WordPress.com claims that blogs can be published in 120 different languages. The three most commonly used languages are as follows.

  1. English: 71%
  1. Spanish: 4.7%
  1. Indonesian: 2.4%

WordPress.org: Pages created with WordPress.org can be written in 200 languages and translated. WordPress heart, as well as plugins and themes, can all be translated into different languages.

WordPress.org has a whole team of translators called Polyglots who focus on languages so that people can do it in their native tongue.

WordPress Statistics: Plugins

Plugins are pieces of software that can be used to enhance the functionality and features of your WordPress site. They’re written in the PHP programming language. Here are some of the most important WordPress statistics for plugins:

8) WordPress.org Features 56,000+ Plugins

Here’s another one of those amusing WordPress stats. Users can select from 56,364 plugins in the WordPress.org plugin directory. Some plugins are completely free, while others provide a basic free version with a few paid features that users must pay for.

9) Seven Plugins Have 5+ Million Active Installations Each

Some plugins have a larger following than others. According to WordPress.org, each of the top seven plugins has over 5,000,000 active installations. The following is a list:

10) The Yoast SEO Plugin Has Been Downloaded 211+ Million Times

A plugin’s active instals and cumulative downloads are two separate items. People may download the necessary plugins but not activate them right away, or they may choose to activate them only when they are needed. The total number of downloads should also be considered when determining a plugin’s popularity.

Yoast SEO has been downloaded 211,126,597 times, according to WPsocket data, making it the most popular plugin. The following are some of the most common plugins.

11) 27% Of Top 1 Million Ecommerce Sites Use WooCommerce Checkout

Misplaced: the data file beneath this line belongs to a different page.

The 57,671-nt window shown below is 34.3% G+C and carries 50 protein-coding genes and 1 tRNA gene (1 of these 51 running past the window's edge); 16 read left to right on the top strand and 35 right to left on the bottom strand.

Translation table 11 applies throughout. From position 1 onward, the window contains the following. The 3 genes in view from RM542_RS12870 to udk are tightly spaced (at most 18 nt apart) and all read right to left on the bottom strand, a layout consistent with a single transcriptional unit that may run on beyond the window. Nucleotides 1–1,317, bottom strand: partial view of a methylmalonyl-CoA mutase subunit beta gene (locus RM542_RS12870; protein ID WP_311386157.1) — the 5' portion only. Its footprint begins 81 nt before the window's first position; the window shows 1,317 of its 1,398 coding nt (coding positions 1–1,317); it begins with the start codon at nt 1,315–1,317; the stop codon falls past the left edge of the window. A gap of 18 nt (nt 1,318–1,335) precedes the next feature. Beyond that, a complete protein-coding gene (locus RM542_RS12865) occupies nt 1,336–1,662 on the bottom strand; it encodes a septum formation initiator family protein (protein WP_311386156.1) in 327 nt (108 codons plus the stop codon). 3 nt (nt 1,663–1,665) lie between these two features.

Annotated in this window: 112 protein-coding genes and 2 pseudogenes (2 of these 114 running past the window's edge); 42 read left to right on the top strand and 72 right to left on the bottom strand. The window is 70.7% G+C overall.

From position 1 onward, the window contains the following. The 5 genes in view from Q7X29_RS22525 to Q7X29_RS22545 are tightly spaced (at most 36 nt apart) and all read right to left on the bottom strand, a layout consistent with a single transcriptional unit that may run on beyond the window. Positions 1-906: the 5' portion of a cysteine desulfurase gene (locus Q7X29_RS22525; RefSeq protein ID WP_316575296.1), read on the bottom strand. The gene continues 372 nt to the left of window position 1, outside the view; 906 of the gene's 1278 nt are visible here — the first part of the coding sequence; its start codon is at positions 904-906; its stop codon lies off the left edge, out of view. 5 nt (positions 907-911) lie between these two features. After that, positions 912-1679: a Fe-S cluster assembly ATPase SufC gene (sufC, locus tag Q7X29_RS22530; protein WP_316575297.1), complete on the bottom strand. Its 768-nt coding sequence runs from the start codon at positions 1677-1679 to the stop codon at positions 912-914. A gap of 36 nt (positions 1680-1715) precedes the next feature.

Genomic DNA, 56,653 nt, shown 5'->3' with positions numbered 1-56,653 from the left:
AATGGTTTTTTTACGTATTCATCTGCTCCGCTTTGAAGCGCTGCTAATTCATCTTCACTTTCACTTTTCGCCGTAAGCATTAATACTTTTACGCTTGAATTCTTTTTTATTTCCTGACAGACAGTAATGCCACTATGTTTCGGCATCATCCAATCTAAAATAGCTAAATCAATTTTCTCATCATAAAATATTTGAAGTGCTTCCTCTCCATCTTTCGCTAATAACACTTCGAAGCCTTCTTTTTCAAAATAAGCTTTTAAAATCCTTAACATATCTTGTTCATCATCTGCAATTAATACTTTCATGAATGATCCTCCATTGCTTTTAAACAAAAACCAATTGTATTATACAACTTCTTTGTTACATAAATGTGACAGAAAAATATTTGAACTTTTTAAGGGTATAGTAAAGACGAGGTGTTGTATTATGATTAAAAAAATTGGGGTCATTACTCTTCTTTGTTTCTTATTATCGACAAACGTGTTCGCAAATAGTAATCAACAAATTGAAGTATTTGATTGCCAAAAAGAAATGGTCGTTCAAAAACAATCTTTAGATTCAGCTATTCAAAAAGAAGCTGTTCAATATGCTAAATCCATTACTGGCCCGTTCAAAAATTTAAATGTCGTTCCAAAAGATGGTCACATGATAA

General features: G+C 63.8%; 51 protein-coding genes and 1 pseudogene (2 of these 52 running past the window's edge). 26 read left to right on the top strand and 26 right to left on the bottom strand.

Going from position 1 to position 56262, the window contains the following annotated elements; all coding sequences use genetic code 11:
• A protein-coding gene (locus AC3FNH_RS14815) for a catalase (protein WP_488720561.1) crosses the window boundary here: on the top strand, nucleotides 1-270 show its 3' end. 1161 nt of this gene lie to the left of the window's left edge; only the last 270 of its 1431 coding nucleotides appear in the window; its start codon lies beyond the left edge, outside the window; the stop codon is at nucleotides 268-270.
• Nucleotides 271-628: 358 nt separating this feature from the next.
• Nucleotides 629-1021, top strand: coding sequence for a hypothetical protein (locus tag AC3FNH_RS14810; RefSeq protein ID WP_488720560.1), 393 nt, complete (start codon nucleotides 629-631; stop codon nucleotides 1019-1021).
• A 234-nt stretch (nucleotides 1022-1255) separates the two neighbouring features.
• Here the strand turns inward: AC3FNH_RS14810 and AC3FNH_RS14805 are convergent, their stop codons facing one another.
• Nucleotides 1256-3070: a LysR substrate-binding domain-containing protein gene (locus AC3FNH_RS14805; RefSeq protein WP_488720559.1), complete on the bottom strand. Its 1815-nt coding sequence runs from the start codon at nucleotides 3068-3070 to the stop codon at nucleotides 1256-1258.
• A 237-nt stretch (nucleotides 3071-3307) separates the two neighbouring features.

Without referencing WooCommerce, no list of WordPress statistics will be complete. WooCommerce is a popular WordPress plugin that allows you to build shopping carts. WooCommerce is the most popular ecommerce platform, with WooCommerce checkout being used by 27% of the top million most visited websites.

This plugin has been downloaded 80,781,569 times and is used by over 5 million people. A total of 355,629 websites with active WooCommerce installations are currently available on the market.

Statistics on WordPress: It’s All About the Money

When it comes to company, it’s generally all about the money. This is true in terms of both the costs and the wages that people would expect to receive in their chosen fields. So, without mentioning this type of information, our list of WordPress stats will be incomplete.

12) WordPress’s Estimated Cost Is $21+ Million

According to Open Hub, WordPress has 1,375,951 lines of code, which would take 382 “person-years” to create. If a WordPress developer’s annual salary is $55,000, a project of this size would need $21,036,446 in funding.

13) U.S. WordPress Developers’ Salaries Average $73K A Year

According to Neuvoo, a WordPress developer’s salary in the United States varies from $36,436 to $124,313, with an average of $73,125 per year. According to Zip Recruiter, the average salary for a WordPress designer in the United States is $55,013/year.

People usually employ WordPress freelancers for small WordPress projects. Envato is a good place to look for small WP project prices.

Statistics on WordPress: Intellectual Property Issues

14) WordPress Received 75k+ Copyright Notices From DMCA

The Digital Millennium Copyright Act received 75,837 complaints about copyright from January 1, 2014, to December 31, 2019. (DMCA). WordPress.com has deleted 33% of at least some of the contested material since reviewing the situation.

15) WordPress Denied 85% Of Trademark Infringement Allegations

WordPress received 2,944 trademark complaints from January 1, 2014, to December 31, 2019. Just 15% of all or partial content concerning the contested materials was deleted after the team carefully reviewed each complaint for accuracy and validity.

WordPress Statistics: WordPress Security Issues

WordPress has thousands of plugins and themes, and it is used by many people with little or no technical experience. As a result, it’s no surprise that cybercriminals are interested in it. (For more information, see Why Hackers Attack Websites.) Here are a few interesting WordPress security stats: